__When you suspect that your elderly relative is not coping well in their own home, it can be difficult to know where to go for help and support. __
You may be wondering whether your loved one qualifies for help and assistance, and whether or not you should be looking into providing a part-time or full-time carer, or searching for a place in residential care. You may be providing elements of care yourself and be struggling to cope. There’s no need to suffer in silence, as help and support is available.
Arranging a care assessment
Local authorities are legally obliged to offer a care assessment, also known as a care needs assessment, to anyone who requests one. The assessment is completely free and is undertaken by the council’s social services department.
They will establish whether or not your loved one is entitled to care and support and if so, whether or not it will be provided free of charge or subject to payment.
If you are carrying out any caring duties yourself, then you may be entitled to a carer’s support assessment, which will establish whether you need support and assistance to continue in this role.
Sometimes, your local council offices will arrange for a care assessment to be carried out, but in most cases, it needs to be requested. Contact your local council and ask to be referred to their social services department for a care needs assessment.
Each authority will have its own way of dealing with the assessment, but all local authorities must conform to the same rules to ensure a level playing field for everyone, no matter whereabouts in the country they live.
If you are requesting an assessment for someone other than yourself, you need to have their permission beforehand. Let your social services department know if your loved one is unable to grant this permission due to impaired mental capacity.
What does an assessment involve?
The assessment will be undertaken by a social worker, care manager or occupational therapist, who will consider your relative’s exact needs by assessing various aspects of their life.
They will consider any physical, mental and emotional difficulties that your loved one has, and will take into account their needs and wishes when making their report, as well as investigating medical records.
Your loved one’s local authority has a legal duty to ensure their wellbeing, so they will consider all aspects of your loved one’s life when reaching a decision about care needs.
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Eligibility for assistance
Your loved one qualifies for assistance if they meet three specific criteria:
- They have specific needs related to illness or disability
- Their wellbeing is impacted by those needs
- Those needs prevent them from achieving at least two specific outcomes from a designated list, which includes being able to prepare a nutritious meal, maintaining personal standards of hygiene, managing personal hygiene by themselves, being able to dress themselves, and managing to remain safe in their own home.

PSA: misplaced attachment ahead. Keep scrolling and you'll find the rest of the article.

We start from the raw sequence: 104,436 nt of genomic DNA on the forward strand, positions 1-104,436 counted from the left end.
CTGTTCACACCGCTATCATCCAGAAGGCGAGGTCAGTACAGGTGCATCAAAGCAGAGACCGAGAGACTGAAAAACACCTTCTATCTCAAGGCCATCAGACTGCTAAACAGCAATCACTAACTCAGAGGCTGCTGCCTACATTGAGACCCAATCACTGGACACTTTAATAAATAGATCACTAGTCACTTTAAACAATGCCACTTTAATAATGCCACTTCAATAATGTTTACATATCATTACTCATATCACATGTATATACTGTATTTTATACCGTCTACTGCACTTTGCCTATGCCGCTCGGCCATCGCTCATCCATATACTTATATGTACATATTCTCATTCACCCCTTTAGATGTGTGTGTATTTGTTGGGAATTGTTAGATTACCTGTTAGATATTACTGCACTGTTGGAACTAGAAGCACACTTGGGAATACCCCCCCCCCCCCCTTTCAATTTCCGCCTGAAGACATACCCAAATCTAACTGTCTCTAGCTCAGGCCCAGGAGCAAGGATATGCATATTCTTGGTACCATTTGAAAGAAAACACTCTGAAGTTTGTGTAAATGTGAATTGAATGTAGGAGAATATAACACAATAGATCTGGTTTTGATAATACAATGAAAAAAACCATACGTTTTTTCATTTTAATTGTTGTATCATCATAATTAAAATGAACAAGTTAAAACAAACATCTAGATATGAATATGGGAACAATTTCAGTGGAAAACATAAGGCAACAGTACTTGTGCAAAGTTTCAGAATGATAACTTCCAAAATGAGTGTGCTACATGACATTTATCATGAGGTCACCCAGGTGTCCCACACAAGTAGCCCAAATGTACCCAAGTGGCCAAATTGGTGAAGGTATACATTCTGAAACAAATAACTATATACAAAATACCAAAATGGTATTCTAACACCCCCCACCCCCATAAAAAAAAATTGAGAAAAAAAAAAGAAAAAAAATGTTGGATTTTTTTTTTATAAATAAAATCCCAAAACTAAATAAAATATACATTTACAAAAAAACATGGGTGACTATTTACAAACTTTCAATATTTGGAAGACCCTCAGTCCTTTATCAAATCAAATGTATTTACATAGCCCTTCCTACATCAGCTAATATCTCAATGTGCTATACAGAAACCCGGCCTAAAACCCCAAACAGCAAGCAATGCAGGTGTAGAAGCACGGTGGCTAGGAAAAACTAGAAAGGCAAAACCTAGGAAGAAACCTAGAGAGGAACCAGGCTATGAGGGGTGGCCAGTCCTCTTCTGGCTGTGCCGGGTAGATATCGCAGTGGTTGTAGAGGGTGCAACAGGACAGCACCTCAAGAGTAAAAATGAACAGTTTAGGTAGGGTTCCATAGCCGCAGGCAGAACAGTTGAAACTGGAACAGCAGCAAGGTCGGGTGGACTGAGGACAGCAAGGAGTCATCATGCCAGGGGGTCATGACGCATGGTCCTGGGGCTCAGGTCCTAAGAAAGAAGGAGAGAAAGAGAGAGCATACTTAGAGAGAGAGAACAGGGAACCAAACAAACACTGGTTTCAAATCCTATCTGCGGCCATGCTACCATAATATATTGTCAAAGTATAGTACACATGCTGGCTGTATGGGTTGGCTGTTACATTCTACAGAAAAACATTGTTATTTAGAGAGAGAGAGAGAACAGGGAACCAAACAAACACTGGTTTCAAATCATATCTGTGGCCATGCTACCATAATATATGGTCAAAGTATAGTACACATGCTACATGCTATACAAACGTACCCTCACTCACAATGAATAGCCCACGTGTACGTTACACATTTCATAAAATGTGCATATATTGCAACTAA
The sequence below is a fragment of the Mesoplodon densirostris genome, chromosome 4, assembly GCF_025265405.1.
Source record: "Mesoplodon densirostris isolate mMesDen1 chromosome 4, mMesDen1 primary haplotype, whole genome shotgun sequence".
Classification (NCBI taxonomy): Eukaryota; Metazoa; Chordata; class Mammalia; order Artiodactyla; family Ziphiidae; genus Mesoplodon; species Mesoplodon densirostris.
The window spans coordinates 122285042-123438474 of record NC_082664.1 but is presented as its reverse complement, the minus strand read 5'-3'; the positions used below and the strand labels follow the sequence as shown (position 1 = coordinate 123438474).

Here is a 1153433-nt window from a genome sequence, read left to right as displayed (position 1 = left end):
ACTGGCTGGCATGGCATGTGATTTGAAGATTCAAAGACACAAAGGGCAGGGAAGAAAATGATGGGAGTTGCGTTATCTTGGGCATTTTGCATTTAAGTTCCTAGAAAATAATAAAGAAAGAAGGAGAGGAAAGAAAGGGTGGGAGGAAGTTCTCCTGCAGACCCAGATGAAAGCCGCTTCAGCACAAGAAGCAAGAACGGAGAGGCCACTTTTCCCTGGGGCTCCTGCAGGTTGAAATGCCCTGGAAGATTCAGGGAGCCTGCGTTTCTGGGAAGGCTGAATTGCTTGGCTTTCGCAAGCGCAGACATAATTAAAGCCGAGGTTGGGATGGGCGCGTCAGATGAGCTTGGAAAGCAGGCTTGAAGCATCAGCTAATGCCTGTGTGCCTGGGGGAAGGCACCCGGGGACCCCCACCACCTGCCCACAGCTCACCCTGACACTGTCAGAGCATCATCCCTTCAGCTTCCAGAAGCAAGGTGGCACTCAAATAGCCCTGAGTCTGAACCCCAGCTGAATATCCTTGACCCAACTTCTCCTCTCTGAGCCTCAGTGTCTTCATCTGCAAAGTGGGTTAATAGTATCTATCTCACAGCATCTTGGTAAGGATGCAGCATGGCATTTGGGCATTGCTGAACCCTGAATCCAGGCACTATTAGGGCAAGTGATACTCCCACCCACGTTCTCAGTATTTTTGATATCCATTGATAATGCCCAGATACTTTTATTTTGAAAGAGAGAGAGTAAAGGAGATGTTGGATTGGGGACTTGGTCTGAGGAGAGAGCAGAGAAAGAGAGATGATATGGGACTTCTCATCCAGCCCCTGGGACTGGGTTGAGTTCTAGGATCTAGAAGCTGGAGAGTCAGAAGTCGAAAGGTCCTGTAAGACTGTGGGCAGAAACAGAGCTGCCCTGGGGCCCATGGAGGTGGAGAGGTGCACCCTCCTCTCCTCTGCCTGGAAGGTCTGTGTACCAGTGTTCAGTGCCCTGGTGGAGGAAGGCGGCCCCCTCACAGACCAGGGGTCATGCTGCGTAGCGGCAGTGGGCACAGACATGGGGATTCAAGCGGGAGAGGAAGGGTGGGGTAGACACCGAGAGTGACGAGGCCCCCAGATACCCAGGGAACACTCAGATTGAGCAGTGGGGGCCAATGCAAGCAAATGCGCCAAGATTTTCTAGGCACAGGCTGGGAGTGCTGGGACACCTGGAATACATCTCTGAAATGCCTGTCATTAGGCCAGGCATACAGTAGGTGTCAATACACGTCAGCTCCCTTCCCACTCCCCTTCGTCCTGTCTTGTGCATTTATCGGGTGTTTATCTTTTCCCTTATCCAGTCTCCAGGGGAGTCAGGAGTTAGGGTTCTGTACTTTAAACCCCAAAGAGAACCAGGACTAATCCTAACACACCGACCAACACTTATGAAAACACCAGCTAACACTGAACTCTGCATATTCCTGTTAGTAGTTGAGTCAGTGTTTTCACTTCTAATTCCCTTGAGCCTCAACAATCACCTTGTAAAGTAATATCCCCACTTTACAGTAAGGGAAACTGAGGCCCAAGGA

Ask to see a list of eligible criteria yourself, and raise any points that may be relevant. Your relative may be reluctant to reveal the extent of their problems, so make sure that the social worker carrying out the assessment is given all the necessary information that they need in order to ensure as fair and accurate an assessment as possible.
Local authority assistance
Once a needs assessment has been carried out, it will establish whether or not help is available in your loved one’s particular circumstances. Where their needs do not qualify for assistance, the social services department should provide you with information on where to find additional help and support, along with instructions on what to do in the event of any changes to your loved one’s circumstances.
If your loved one does qualify for assistance, the social services department should ensure that a dedicated care plan is drawn up, defining their needs and offering support to ensure that those needs are met.
Your loved one’s financial situation will be assessed to discover whether or not they are eligible for local authority assistance, and your loved one will be informed if they are expected to contribute to the cost of that support.
Where a care assessment uncovers a need for support, your loved one will be offered a care plan outlining the assessment findings. Support may be offered by your local authority, but you are not obliged to go down this route, and your loved one is free to spend any funding on private care if they prefer.
Paying for care
When it comes to elderly care, the majority of elderly people would prefer to remain in their own homes, supported by carers if necessary. Care at home is becoming increasingly popular, with care options ranging from providing simple companion care through to the more complex demands of dementia care.
With the help of financial aid from your loved one’s local authority, it’s possible to fund live-in care, even from a non-council care provider, such as Elder, for example. Where your loved one fails to qualify for local authority funding following a care assessment, you can still arrange for live-in care, although this will need to be completely funded by you, or your loved one.
Bear in mind that a change in your loved one’s health or circumstances could mean that a second care assessment will establish a need, where previously there had been none, so be prepared to revisit the assessment process to review the situation.